by Molly Rookwood
Published at 2019-12-04
As the world grows dark and cold in the Northern Hemisphere, cultures across the globe gather to drive away the gloom. There are dozens of holidays celebrated around the world in the darkest months of the year, and almost all of them centre on light, warmth, and community. For this week’s blog, I’m going to step away from editing and focus on candles and light in some of the world’s major winter holidays.
Perhaps the oldest surviving winter holiday is the Winter Solstice—the celebration of the shortest day of the year. Celebrations of the Solstice have always centred on light. As an article on True Highlands Blog explains,
The ancient people of northern Europe were hunter gatherers, many of whom worshipped the sun. In Norse mythology the sun is a wheel that changes the seasons and it was from the word for this wheel, houl, that the word yule comes from. At the mid-winter solstice they would light bonfires, tell stories and drink ale, in addition to making sacrifices to the gods to earn blessing on the forthcoming crops.
The Solstice is celebrated around the world in different ways, including pilgrimages to Stonehenge, where the sunset on the Winter Solstice passes precisely through a window between two of the ancient stones (although one of the stones, sadly, is no longer standing). In Western cultures, the Solstice was celebrated with bonfires, as described above, and, as described in the linked True Highlands Blog article, by decorating a Yule Log and Yule Tree and then burning them to secure the favour of the gods for the coming year. The darkest day of the year, in cultures honouring the Solstice, is celebrated through community, fire, and light, bringing hope, warmth, and a reminder that light will return again.
Many of the Western Christmas traditions we know and love are, in fact, pagan in origin. The Christmas tree originates from the Yule Tree, and was originally decorated with candles—a tradition that originated in Germany and spread in the 17th century. Some families (like mine) also incorporate a Yule Log as a table centrepiece and candleholder; the log is burned in the fireplace at the end of the festivities.
As technology developed, Christmas tree candles were replaced by the much less flammable Christmas lights. The festive strings of lights were developed by Edward Johnson in the years that followed the invention of the light bulb, and were in common use by the 1930s. Today, the lights are everywhere, both indoors and outdoors, and they brighten the dark and cold of the winter months. With candles in windows, on tables, and in trees, Christmas joins the Winter Solstice as a time when lights and warmth facilitate community and gathering to cheer the gloom of deep winter.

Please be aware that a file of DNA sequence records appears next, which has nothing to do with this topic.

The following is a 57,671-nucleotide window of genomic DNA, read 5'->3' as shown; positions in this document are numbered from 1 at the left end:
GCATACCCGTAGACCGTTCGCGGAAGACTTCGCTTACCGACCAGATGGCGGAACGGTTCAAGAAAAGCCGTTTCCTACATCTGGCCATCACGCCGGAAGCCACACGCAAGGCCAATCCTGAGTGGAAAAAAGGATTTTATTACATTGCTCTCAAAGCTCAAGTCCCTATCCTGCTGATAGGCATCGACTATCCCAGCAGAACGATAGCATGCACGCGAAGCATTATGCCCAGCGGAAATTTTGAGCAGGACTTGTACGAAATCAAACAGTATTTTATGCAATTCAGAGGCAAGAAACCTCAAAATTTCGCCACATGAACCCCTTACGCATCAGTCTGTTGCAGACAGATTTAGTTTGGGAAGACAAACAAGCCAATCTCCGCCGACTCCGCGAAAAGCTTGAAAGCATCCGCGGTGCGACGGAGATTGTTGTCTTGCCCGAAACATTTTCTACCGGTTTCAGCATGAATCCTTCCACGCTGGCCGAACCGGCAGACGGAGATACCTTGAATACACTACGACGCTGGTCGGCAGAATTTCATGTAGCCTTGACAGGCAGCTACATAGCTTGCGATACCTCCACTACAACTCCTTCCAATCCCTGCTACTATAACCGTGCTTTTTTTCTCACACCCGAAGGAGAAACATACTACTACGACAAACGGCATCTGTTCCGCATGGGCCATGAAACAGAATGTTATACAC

In 167 BCE, the Syrian Greek army, led by Antiochus, took control of Jerusalem. Although a rebellion led by the Maccabees drove the Greeks away, the army sacked the Second Temple. In the temple was a menorah that was supposed to always stay lit. In the trashed temple, however, there was only enough oil for the menorah to burn for one night, and it would take eight days to get more oil. The Maccabees lit the menorah anyways, and, according to the story, a miracle occurred and the menorah stayed lit for all eight days. Because of this, Jews around the world light candles for eight nights every year to celebrate Chanukah.
Those of us who were children in the 1990s may be familiar with the Rugrats Chanukah Special, which explains the Chanukah miracle in accessible, child-friendly language. In the episode, Grandpa Boris explains that the menorah is “like the nightlight of our people,” and I think that this simile does well to explain why cultures around the world light candles when the world is darkest. Although silly and simplified, for me, the Rugrats Chanukah Special gets to the heart of what Chanukah means. Chanukah is a time to gather, to light candles, to remember hope in the darkness, to tell and share stories together. As with most Jewish holidays, Chanukah uses candles as a way to facilitate community, storytelling, and togetherness.
Unlike the other three holidays I’ve explored, Kwanzaa is a very recent holiday, originating in 1966 when Dr. Maulana Karenga, a professor and the chair of Black Studies at California State University, Long Beach, decided to create a celebration specifically for the African-American community. The holiday honours African-American history and culture and uses candles in a similar manner to Jews at Chanukah: each night, another candle is lit on the Kinara (candleholder). Each candle represents one principle of the Nguzo Saba, which is Swahili for “Seven Principles,” which are as follows: (1) Unity, or Umoja, (2) Self-determination, or Kujichagulia, (3) Collective Work and Responsibility, or Ujima, (4) Collective Economics, or Ujamaa, (5) Purpose, or Nia, (6) Creativity, or Kuuma, and (7) Faith, or Imani.
For families celebrating Kwanzaa, the lighting of the candles allows for gathering and remembrance, for a chance to look both back at the past and forward to a new year. The lights provide an opportunity for storytelling and reflection, for community and celebration, and for light and warmth when the world is at its darkest.
Regardless of what we celebrate, we all yearn for a bit of light in the darkness, which holiday lights can share as they appear on the empty branches of trees, in windows, and on the eaves of many homes across our towns and cities. In Canada and other northern countries, where daylight dwindles in the winter, these lights help to illuminate an otherwise cheerless time of year, and regardless of our faith and heritage, we can all be happy for that.
Molly Rookwood is a freelance editor and grammar-enthusiast based in Halifax, Nova Scotia. She can be reached at firstname.lastname@example.org.
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